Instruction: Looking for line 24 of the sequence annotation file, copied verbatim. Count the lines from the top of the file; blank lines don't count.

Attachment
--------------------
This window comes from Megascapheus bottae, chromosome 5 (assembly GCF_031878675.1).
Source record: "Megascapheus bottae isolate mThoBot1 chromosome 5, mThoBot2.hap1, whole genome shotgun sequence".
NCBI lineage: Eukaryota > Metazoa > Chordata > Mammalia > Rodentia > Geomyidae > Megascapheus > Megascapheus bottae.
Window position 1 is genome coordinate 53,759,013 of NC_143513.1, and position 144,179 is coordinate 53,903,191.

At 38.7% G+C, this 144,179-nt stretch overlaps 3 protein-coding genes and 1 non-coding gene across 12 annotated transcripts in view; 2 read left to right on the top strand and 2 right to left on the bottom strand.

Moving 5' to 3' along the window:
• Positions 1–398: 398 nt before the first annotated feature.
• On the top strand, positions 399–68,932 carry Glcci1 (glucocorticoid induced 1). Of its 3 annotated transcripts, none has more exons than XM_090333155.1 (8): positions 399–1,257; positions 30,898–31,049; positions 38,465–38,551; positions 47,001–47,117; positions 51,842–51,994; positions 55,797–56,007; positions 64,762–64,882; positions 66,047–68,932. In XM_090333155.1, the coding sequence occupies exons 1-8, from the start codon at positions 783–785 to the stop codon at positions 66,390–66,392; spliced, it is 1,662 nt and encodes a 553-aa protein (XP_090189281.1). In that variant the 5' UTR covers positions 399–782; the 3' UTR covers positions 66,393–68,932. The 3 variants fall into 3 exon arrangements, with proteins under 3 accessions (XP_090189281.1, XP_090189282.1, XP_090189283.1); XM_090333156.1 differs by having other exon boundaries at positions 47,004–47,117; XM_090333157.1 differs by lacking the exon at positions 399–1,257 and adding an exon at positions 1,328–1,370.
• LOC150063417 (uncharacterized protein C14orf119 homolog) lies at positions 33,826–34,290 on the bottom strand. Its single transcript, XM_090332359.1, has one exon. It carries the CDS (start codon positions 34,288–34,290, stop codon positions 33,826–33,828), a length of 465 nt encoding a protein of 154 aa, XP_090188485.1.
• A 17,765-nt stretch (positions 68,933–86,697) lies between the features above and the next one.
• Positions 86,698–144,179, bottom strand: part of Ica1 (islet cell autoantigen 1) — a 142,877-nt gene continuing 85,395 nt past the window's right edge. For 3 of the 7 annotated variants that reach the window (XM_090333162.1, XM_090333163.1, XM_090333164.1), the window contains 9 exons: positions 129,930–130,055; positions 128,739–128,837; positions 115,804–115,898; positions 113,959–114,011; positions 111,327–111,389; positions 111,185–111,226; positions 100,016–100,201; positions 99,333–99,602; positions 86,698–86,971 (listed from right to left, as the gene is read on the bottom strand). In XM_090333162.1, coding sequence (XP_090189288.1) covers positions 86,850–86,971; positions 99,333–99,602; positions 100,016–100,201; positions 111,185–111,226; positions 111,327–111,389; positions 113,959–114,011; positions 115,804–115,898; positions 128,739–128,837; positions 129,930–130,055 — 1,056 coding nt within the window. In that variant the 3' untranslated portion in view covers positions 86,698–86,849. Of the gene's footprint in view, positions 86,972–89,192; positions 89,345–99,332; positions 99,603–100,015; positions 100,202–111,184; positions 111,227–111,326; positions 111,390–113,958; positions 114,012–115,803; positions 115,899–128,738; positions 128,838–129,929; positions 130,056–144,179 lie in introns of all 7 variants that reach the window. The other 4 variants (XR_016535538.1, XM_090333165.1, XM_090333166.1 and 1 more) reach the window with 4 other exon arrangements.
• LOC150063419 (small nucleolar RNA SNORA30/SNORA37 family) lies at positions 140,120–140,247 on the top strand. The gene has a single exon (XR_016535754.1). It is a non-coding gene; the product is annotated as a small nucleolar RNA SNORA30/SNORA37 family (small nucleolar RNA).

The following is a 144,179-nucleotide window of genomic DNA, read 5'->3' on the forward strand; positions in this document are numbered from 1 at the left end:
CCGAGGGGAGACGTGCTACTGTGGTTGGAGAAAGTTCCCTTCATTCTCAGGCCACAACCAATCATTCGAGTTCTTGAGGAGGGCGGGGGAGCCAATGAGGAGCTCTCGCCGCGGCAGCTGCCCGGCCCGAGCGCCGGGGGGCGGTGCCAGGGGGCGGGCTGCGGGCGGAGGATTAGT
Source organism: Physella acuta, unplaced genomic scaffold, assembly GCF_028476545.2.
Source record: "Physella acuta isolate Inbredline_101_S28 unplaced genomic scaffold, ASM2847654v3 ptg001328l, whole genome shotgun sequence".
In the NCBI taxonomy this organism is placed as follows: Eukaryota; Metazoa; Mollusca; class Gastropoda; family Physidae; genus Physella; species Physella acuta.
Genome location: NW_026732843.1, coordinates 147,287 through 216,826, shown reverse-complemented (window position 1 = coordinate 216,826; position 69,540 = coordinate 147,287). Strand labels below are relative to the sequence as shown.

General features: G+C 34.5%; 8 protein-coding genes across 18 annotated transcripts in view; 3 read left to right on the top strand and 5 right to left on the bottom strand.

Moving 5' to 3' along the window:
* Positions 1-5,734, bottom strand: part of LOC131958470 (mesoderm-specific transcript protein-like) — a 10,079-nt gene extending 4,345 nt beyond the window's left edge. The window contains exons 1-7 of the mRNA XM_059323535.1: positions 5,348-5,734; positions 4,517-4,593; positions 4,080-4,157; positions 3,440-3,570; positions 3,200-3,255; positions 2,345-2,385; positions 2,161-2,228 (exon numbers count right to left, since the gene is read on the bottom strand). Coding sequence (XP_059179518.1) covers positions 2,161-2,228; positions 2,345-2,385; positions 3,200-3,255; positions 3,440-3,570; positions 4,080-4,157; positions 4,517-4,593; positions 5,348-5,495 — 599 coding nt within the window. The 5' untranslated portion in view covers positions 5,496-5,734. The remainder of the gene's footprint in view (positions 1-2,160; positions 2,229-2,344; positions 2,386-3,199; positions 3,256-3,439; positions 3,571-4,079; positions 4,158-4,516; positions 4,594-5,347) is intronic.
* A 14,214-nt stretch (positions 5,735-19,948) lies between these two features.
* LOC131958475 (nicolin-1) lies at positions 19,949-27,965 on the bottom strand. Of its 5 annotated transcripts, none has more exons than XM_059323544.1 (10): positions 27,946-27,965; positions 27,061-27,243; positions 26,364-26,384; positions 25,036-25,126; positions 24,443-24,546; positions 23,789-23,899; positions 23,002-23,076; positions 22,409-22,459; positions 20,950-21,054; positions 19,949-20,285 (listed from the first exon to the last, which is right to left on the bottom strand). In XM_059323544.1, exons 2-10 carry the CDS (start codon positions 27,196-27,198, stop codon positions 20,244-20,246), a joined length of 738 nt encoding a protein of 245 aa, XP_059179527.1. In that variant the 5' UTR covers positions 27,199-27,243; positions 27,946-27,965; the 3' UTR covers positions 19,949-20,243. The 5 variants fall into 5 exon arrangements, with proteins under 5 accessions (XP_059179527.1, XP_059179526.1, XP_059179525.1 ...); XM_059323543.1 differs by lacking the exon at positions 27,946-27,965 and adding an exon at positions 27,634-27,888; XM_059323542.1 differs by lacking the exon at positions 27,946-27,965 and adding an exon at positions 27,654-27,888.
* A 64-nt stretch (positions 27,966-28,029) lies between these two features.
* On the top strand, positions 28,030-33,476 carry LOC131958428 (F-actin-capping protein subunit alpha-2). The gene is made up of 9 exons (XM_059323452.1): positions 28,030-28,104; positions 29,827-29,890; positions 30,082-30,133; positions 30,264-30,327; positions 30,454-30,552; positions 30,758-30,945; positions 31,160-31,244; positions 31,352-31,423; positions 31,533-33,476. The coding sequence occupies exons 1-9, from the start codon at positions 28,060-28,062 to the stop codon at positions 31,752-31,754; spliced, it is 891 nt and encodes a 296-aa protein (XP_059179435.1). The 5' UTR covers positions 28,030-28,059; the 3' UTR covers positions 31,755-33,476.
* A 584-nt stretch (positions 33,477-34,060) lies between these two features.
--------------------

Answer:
* A 64-nt stretch (positions 27,966-28,029) lies between these two features.